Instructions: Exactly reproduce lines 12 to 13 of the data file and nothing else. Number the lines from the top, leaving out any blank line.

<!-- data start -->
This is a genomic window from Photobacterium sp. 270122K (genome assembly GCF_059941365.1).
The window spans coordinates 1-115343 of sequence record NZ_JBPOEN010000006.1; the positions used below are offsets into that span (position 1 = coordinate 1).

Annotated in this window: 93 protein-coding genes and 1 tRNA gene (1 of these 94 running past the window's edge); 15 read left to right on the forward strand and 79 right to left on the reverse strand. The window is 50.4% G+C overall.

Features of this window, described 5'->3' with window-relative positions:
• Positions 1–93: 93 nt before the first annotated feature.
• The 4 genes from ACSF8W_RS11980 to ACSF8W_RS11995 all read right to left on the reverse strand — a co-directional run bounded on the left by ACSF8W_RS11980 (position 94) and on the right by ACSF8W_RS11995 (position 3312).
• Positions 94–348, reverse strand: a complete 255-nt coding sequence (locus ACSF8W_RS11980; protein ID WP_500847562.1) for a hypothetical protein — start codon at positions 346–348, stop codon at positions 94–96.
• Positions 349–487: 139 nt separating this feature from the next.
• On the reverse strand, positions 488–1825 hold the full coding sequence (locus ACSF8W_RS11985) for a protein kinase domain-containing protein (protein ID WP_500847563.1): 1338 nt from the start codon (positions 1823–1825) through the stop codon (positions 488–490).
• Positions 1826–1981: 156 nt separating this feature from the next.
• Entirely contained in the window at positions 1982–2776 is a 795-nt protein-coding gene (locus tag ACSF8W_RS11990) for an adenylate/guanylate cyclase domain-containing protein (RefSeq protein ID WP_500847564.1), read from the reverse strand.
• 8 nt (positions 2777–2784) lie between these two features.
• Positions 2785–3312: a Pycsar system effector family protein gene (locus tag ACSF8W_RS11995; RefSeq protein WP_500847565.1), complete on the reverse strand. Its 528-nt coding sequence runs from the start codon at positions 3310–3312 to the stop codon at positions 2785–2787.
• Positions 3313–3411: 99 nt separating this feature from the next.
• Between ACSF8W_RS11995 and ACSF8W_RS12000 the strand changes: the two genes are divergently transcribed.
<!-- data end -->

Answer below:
• 8 nt (positions 2777–2784) lie between these two features.
• Positions 2785–3312: a Pycsar system effector family protein gene (locus tag ACSF8W_RS11995; RefSeq protein WP_500847565.1), complete on the reverse strand. Its 528-nt coding sequence runs from the start codon at positions 3310–3312 to the stop codon at positions 2785–2787.